match.unit.out <- unlist(regmatches(unitout, regexec(unit.search, unitout)))
  if (length(match.unit.in) == 0) stop(paste0("Can't parse input units (", unitin, ")"))
  if (length(match.unit.out) == 0) stop(paste0("Can't parse output units (", unitout, ")"))
  if (match.unit.in[3] != match.unit.out[3]) stop("Base units don't match")
  # get the appropriate log multipliers
  logmult.in <- metric.logmultipliers[match(match.unit.in[2], metric.prefixes)]
  logmult.out <- metric.logmultipliers[match(match.unit.out[2], metric.prefixes)]
  # return the appropriate (log) conversion factor
  return(logmult.in - logmult.out)

# Try it out
## [1] -3

‘Apply’-ing yourself

We’re actually most of the way there now. The final family of commands that we’d like to use is apply(), with various flavors that allow you to repeatedly apply (no surprise) a function to many entries of a variable.  Dan mentioned this in his last post. He also mentioned not understanding the bad press that for loops get when they’re small. I completely agree with him, but the issue tends to arise when you’re used to a language like C (yes, I know we’re talking about compiled vs. interpreted in that case), where your loops are blazingly fast. You come to R and try nested loops that run from 1:10000, and then you have to go for coffee. lapply()mapply()mapply()apply(), etc. have advantages in the R world. Might as well go with the flow on this one.

We’re going to make a convert.multiple.units() function that takes unitsin and unitsout vectors, binds them together as two columns, and then runs apply() to feed them to convert.one.unit(). Because apply() lets us interate a function over either dimension of a matrix, we can bind the two columns (a vector of original units and a vector of target units) and then iterate over each pair by rows (that’s what the 1 means as the second argument of apply(): it applies the function by row). If the anonymous function syntax throws you off…let us know in the comments, and we’ll cover it some time. For now, just understand that the last part of the line feeds values to the convert.one.unit()function.

convert.multiple.units <- function (unitsin, unitsout) {
  apply(cbind(unitsin, unitsout), 1, function (x) {convert.one.unit(x[1], x[2])})

Finally, we’ll go back to our original labunit.convert() function. Our overall plan is to split each unit by recognizing the “/” character using strsplit(). This returns a list of vectors of split groups (i.e. “mg/dL” becomes the a list where the first element is a character vector (“mg”, “dl”)). We then make sure that the lengths match (i.e. if the input is “mg/dL” and the output if “g/mL” that’s OK, but if the output is “g” then that’s a problem), obtain all the multipliers, and then add them all up. We add because they’re logs…and actually we mostly subtract, because we’re dividing. For cuteness points, we return 2*x[1] - sum(x), which will accurately calculate not only conversions like mg→g and mg/dL→g/L, but will even do crazy stuff like U/g/L→mU/kg/dL. Don’t ask me why you’d want to do that, but it works. The final multiplier is used to convert the vector of values (good for you if you notice that we didn’t check to make sure that the length of the values vector matched the unitsin vector…but we can always recycle our values that way).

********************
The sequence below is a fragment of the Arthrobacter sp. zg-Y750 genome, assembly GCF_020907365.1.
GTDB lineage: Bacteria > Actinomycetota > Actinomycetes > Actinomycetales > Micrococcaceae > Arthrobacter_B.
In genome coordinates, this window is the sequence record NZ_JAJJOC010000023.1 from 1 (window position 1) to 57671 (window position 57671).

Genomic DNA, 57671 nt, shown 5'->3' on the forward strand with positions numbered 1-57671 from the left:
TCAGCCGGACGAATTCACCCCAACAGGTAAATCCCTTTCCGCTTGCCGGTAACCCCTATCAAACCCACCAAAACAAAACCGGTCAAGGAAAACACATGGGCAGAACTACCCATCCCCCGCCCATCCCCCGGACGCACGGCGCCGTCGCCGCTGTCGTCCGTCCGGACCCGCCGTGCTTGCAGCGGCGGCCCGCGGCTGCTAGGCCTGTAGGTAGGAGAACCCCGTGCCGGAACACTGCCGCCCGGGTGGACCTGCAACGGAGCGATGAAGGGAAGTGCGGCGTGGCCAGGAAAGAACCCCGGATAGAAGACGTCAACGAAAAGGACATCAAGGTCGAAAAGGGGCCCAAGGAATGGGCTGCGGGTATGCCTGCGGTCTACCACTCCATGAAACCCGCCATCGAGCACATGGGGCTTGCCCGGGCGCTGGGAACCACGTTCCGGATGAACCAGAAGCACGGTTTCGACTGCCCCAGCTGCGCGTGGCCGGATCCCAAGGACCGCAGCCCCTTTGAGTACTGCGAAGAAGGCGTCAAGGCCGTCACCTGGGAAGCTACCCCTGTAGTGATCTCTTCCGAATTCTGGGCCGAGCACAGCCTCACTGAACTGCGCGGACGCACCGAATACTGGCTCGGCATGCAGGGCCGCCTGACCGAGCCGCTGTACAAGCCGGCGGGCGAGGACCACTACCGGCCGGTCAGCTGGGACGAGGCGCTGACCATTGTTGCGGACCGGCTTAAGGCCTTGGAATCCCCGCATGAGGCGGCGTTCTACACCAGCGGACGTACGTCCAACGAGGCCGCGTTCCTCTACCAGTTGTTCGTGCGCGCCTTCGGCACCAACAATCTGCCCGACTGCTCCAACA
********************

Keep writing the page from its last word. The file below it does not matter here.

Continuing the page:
labunit.convert <- function (values, unitsin, unitsout) {
  insep <- strsplit(unitsin, "/")
  outsep <- strsplit(unitsout, "/")

  lengthsin <- sapply(insep, length)
  lengthsout <- sapply(outsep, length)
  if (!all(lengthsin == lengthsout)) stop("Input and output units can't be converted")

  multipliers <- mapply(convert.multiple.units, insep, outsep)
  final.multiplier <- apply(t(multipliers), 1, function (x) {2*x[1] - sum(x)})
  return(values * 10^final.multiplier)

OK, enough. Back over to you, Dan. We now have a piece of code that we can use when we start comparing PT data from different instruments. That’s the immediate plan for future posts2, and before long there may even be an entry with nice graphics like those of my Canadian colleague.


  1. I received a request to convert “G/L” to “M/mL”, which was interpreted as converting billions/L to millions/mL. This requires changing our convert.one.unit() function to handle a “no units” case. Actually, it’s not as difficult as it sounds; if we just add an empty string (i.e. "") to the end of the units.for.lab vector, our regular expression does the right thing. Your edited line would read units.for.lab <- c("mol", "g", "L", "U", "IU", ""). The reason this works, incidentally, is that there’s no overlap (except "") between the prefixes and the units, so the pattern match doesn’t have a chance to be confused.
  2. Following Dan’s lead, I should point out a major caveat to any such plans is James 4:13-15. Double extra credit if you are interested enough to look it up.